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Hundred-Dollar Baby (Spenser, #34)
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Hundred-Dollar Baby (Spenser #34)

3.79 of 5 stars 3.79  ·  rating details  ·  4,076 ratings  ·  185 reviews
April Kyle, a prostitute from Spenser's past, comes back into his life-with deadly complications.

Paperback, 320 pages
Published September 4th 2007 by Berkley (first published 2006)
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Once upon a time, Spenser tracked down a young runaway prostitute named April Kyle in Ceremony and had to save her again in Taming A Sea-Horse. Now April is back and in need of his help. Hopefully the third time’s the charm.

April is now a polished veteran of the world of high class prostitution, and she’s graduated to madam status by setting up a classy brothel in Boston. Someone is trying to muscle into her business so she turns to Spenser for help.

Spenser has always felt responsible and guilty...more
I have been reading Robert Parker books since 7th grade. The Spenser series is unparalleled, and I love the Sunny Randall and Jesse Stone series, too. Awesome! Great writing and great plot combined -- love it! (I have loved the Spenser series more since working in downtown Boston. I have enjoyed experiencing Spencer's Boston -- thank you, Robert B. Parker!!!!)
THis book drives the point home yet again that the Spenser novels are tired. Now instead of inventing new characters, we get old characters who end up in hot water, and instead of going to the police, Spenser takes the law into his own capable hands
I gotta say I really liked this issue of Spenser...good pacing, snappy dialogue; but the only thing I DIDN'T like was the ending--Mr. Parker could've done something different (no spoilers here! ;) )

This book has Spenser dealing with an old client named April Kyle, once a child prostitute turned upscale madam, and a problem: who is chasing away johns and trying to put her ut of business? As Spenser investigates the more he learns, the less he likes, and when a 'strong-arm' firm owner named Ollie...more
I am clearly not of the target audience for this book.

I can't understand why authors such as Parker and James Patterson sell so many books. Are we really that illiterate? This book is written at about a sixth-grade level, with a few big words like "ablutions". There are few compound sentences, and the bulk of the book is short lines of dialogue. I know I don't write the most descriptive, literate reviews, but I don't pretend to be a professional writer, either.

The characters and plot are both f...more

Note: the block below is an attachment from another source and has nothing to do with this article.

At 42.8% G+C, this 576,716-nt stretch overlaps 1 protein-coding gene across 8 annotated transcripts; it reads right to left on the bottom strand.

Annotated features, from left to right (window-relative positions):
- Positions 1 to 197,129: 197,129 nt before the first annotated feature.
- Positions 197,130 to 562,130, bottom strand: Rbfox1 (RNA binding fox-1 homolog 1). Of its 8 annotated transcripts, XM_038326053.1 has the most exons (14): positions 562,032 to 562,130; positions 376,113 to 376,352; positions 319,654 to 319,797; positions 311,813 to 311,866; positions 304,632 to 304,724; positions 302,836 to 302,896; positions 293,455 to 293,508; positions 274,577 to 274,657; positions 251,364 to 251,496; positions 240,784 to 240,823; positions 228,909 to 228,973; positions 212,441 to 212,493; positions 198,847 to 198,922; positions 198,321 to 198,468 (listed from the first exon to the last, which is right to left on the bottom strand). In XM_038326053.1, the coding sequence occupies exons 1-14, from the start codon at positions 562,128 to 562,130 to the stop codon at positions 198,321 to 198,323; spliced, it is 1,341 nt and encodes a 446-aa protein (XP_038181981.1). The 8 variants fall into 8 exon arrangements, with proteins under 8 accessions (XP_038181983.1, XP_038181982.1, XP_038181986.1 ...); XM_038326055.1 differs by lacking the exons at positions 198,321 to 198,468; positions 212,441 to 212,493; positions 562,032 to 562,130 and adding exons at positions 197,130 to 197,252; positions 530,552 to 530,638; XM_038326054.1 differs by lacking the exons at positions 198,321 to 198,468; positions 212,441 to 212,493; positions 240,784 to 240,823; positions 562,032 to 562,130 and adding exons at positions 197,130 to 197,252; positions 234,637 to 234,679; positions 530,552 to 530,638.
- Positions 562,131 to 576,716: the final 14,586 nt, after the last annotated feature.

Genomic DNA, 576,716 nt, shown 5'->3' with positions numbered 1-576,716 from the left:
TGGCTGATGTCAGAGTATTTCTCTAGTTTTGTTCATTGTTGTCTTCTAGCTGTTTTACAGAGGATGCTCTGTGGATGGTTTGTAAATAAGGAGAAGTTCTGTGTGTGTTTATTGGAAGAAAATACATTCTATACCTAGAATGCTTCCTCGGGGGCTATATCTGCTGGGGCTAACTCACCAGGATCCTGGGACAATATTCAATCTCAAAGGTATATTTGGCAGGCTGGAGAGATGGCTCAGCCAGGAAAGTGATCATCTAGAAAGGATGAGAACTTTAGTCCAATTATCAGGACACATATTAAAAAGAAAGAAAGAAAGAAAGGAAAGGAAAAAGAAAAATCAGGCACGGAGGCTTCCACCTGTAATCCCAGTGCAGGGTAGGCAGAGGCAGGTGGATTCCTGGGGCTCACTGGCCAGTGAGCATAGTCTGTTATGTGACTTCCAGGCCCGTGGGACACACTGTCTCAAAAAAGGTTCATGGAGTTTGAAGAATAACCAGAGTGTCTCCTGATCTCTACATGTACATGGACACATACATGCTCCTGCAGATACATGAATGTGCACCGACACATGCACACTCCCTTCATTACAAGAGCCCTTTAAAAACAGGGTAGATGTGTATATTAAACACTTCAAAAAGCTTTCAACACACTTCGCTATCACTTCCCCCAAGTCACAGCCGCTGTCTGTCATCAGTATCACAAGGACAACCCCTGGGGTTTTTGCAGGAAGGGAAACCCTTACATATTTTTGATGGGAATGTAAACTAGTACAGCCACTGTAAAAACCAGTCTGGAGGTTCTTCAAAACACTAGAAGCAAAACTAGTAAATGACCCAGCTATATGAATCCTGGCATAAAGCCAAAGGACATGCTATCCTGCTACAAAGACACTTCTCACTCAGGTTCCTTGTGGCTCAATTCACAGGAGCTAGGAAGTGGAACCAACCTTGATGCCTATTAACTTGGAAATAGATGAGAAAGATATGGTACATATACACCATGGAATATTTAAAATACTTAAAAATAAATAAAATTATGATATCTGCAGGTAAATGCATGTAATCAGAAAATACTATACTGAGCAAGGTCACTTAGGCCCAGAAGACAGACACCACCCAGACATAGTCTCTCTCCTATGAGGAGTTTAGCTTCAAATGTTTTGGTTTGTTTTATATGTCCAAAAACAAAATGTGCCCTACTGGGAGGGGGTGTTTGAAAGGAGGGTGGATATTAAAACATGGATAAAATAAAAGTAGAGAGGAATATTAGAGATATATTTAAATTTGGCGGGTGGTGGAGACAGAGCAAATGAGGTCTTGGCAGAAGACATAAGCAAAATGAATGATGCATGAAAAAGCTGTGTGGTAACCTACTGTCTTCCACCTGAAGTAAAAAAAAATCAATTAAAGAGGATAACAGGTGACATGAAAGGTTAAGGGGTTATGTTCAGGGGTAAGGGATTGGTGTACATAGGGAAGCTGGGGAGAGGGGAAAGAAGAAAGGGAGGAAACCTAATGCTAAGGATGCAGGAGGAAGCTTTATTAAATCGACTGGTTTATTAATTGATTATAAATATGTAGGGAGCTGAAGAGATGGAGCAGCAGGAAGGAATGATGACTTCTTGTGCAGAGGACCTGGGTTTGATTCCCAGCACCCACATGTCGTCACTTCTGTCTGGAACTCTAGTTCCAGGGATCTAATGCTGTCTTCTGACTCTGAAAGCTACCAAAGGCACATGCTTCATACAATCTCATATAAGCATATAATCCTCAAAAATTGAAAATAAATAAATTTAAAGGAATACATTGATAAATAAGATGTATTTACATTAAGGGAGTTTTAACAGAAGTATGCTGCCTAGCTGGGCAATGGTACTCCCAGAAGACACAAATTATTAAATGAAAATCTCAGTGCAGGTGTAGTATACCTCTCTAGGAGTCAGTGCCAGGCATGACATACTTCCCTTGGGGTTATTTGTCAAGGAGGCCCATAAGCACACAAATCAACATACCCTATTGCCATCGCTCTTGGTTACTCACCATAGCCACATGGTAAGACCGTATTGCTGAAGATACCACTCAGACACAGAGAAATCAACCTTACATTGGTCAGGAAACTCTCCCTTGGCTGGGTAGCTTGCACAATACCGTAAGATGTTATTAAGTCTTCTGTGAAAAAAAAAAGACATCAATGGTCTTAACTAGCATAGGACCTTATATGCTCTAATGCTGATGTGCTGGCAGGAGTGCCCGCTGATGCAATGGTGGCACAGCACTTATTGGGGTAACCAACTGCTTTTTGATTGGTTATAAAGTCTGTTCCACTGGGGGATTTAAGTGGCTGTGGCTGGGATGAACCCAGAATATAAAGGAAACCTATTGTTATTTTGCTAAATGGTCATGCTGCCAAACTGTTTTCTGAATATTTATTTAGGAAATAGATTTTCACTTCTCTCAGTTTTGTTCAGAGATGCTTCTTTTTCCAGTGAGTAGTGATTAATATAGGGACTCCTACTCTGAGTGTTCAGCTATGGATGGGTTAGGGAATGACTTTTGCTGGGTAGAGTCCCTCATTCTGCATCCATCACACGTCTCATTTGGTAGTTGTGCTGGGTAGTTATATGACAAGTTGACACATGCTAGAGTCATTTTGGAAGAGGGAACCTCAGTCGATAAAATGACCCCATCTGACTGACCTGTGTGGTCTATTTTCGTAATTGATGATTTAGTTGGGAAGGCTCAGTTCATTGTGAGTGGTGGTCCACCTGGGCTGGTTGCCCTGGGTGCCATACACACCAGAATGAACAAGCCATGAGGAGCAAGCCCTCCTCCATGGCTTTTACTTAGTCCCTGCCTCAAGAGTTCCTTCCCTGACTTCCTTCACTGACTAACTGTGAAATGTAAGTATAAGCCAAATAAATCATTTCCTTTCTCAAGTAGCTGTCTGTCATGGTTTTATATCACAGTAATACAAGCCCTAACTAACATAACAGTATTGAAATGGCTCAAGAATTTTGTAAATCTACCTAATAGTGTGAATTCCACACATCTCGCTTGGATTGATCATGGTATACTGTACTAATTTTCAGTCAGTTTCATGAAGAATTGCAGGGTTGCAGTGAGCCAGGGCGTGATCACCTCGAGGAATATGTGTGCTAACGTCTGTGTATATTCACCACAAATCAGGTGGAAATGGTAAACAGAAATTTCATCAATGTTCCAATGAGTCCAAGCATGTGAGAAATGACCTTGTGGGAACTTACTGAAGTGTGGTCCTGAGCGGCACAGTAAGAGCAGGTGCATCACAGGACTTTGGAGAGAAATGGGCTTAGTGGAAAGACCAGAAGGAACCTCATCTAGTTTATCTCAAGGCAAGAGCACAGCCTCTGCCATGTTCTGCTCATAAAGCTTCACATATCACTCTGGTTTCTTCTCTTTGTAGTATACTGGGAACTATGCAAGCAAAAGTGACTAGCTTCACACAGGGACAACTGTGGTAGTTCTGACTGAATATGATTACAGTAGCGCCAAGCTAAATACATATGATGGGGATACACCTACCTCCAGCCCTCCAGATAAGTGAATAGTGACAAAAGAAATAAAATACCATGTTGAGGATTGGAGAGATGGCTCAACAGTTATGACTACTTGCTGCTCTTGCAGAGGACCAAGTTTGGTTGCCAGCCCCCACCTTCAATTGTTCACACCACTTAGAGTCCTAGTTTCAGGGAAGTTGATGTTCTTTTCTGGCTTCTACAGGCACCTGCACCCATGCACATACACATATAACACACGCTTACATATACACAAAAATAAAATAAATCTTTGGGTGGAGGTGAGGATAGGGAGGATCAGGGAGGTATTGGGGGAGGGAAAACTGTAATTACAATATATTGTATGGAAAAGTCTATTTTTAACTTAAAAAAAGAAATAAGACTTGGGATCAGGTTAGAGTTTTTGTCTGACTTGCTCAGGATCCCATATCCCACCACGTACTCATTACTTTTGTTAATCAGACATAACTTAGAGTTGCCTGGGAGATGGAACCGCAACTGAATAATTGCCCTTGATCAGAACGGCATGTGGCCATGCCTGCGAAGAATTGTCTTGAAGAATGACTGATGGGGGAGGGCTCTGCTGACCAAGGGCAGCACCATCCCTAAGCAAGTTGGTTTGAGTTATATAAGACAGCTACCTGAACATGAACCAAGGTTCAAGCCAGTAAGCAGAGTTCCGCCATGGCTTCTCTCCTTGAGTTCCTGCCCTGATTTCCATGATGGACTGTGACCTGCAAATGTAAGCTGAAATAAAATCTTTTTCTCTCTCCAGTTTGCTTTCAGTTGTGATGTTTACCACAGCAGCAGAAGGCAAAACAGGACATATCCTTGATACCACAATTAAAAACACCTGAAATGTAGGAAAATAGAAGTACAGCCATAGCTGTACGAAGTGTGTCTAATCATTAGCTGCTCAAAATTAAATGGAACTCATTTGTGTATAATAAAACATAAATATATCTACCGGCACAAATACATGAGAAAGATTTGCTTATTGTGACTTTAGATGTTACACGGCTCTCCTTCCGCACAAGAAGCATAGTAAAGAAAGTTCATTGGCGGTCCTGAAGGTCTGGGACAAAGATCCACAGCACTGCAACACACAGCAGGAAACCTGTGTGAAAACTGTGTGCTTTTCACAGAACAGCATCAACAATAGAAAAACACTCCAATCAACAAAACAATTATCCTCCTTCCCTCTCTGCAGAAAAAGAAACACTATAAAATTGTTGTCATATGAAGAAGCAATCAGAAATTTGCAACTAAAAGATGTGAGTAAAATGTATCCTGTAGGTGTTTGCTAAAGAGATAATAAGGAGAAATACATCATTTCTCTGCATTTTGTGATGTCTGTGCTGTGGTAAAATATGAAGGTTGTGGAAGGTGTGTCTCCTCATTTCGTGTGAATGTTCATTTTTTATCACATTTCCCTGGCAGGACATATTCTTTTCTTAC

Jeff Yoak
This was an enjoyable Spenser tale, not particularly remarkable from the rest, but of high quality. Perhaps the most unusual aspect is that Parker often brings back minor characters from the past, but unless they were unequivocal villains in the past they are almost always better and more amicable with Spenser than originally. This is the first time that I can think of where someone Spenser has helped in the past has reemerged with a black hat. Parker did a good job of having Spenser not anticip...more
Carl Alves
Hundred Dollar Baby is much like the other Spenser novels that I have read. After reading a few of them, they fill into a familiar pattern. The novel is filled with deceit, humorous interchanges between Spenser and Hawk, and wise-guy interactions with the cops involved. These novels tend to be more style than substance, which make them enjoyable reads but not too deep. This novel fits into that pattern. April Kyle, who Spenser has a history with, saving her in a previous novel, turns to Spenser...more
Phillip Thurlby
I've been reading a fair few Spensers lately on account of other books letting me down and my subsequent recovery via familiarity. Of the handful I have read lately, this was definitely the weakest.

The plot was very thin on the ground with a single series of events running through the middle and a lot of psycho(over)analysis happening around it. It was a fairly brave story in that it tried to look at some of the darker aspects of what happens to people when they get involved in the seedy prostit...more
We’re big Parker fans, and having loved his Jesse Stone and Sunny Randall series, are slowly knocking off the Spenser titles; “Baby”, his 34th, is our fifth; and we typically enjoy each fun outing. But we mostly felt frustration with this tale, as we were unfamiliar with apparently the two prior outings featuring April Kyle, a now successful high-end “madam” who Spenser had previously saved from dire circumstances. She needs help again, as some thugs seem to be threatening her upscale bordello o...more
Years ago, Boston PI Spenser made a difficult decision in helping troubled teen April Kyle get off the streets. Now the adult April is back in Boston running an upscale call-girl operation. April says she has been pretty successful in running the all-women business, but recently some thugs have been threatening to take it all away from her. They've come by the business a few times to squeeze some money from her and now they've starting beating up some of her workers and she wants Spenser to stop...more